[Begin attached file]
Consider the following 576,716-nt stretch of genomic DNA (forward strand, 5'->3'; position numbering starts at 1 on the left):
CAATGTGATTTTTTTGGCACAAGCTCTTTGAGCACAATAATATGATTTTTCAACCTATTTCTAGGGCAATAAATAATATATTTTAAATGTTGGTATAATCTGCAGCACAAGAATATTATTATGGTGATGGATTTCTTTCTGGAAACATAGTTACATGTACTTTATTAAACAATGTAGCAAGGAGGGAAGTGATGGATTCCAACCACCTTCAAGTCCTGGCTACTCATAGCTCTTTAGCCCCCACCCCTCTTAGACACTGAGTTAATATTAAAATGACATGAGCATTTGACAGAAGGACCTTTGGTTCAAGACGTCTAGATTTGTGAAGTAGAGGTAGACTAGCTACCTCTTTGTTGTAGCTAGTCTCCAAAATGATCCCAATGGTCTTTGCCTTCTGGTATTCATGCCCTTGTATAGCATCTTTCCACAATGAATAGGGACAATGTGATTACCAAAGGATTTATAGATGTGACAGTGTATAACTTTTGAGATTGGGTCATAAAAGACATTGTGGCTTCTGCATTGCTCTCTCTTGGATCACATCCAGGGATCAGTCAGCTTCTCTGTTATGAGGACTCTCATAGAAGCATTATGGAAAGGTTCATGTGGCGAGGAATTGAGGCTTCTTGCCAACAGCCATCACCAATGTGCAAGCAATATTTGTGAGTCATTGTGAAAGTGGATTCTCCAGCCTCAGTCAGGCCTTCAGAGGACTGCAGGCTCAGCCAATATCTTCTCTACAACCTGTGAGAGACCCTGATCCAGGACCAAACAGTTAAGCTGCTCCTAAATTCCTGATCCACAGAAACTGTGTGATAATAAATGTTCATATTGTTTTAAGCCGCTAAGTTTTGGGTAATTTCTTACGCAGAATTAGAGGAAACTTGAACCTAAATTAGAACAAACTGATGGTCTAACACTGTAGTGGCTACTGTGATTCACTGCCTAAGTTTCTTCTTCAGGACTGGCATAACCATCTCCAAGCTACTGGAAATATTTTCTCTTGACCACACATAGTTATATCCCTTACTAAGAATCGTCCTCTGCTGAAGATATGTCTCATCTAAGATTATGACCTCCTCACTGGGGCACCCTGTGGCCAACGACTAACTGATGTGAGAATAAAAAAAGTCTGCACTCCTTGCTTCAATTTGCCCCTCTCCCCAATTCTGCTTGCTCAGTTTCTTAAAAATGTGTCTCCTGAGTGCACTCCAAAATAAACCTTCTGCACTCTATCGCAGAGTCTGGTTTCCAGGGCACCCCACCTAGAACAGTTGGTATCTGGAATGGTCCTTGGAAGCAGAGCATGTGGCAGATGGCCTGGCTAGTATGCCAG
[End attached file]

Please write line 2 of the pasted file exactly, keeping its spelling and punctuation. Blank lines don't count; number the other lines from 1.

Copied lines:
CAATGTGATTTTTTTGGCACAAGCTCTTTGAGCACAATAATATGATTTTTCAACCTATTTCTAGGGCAATAAATAATATATTTTAAATGTTGGTATAATCTGCAGCACAAGAATATTATTATGGTGATGGATTTCTTTCTGGAAACATAGTTACATGTACTTTATTAAACAATGTAGCAAGGAGGGAAGTGATGGATTCCAACCACCTTCAAGTCCTGGCTACTCATAGCTCTTTAGCCCCCACCCCTCTTAGACACTGAGTTAATATTAAAATGACATGAGCATTTGACAGAAGGACCTTTGGTTCAAGACGTCTAGATTTGTGAAGTAGAGGTAGACTAGCTACCTCTTTGTTGTAGCTAGTCTCCAAAATGATCCCAATGGTCTTTGCCTTCTGGTATTCATGCCCTTGTATAGCATCTTTCCACAATGAATAGGGACAATGTGATTACCAAAGGATTTATAGATGTGACAGTGTATAACTTTTGAGATTGGGTCATAAAAGACATTGTGGCTTCTGCATTGCTCTCTCTTGGATCACATCCAGGGATCAGTCAGCTTCTCTGTTATGAGGACTCTCATAGAAGCATTATGGAAAGGTTCATGTGGCGAGGAATTGAGGCTTCTTGCCAACAGCCATCACCAATGTGCAAGCAATATTTGTGAGTCATTGTGAAAGTGGATTCTCCAGCCTCAGTCAGGCCTTCAGAGGACTGCAGGCTCAGCCAATATCTTCTCTACAACCTGTGAGAGACCCTGATCCAGGACCAAACAGTTAAGCTGCTCCTAAATTCCTGATCCACAGAAACTGTGTGATAATAAATGTTCATATTGTTTTAAGCCGCTAAGTTTTGGGTAATTTCTTACGCAGAATTAGAGGAAACTTGAACCTAAATTAGAACAAACTGATGGTCTAACACTGTAGTGGCTACTGTGATTCACTGCCTAAGTTTCTTCTTCAGGACTGGCATAACCATCTCCAAGCTACTGGAAATATTTTCTCTTGACCACACATAGTTATATCCCTTACTAAGAATCGTCCTCTGCTGAAGATATGTCTCATCTAAGATTATGACCTCCTCACTGGGGCACCCTGTGGCCAACGACTAACTGATGTGAGAATAAAAAAAGTCTGCACTCCTTGCTTCAATTTGCCCCTCTCCCCAATTCTGCTTGCTCAGTTTCTTAAAAATGTGTCTCCTGAGTGCACTCCAAAATAAACCTTCTGCACTCTATCGCAGAGTCTGGTTTCCAGGGCACCCCACCTAGAACAGTTGGTATCTGGAATGGTCCTTGGAAGCAGAGCATGTGGCAGATGGCCTGGCTAGTATGCCAG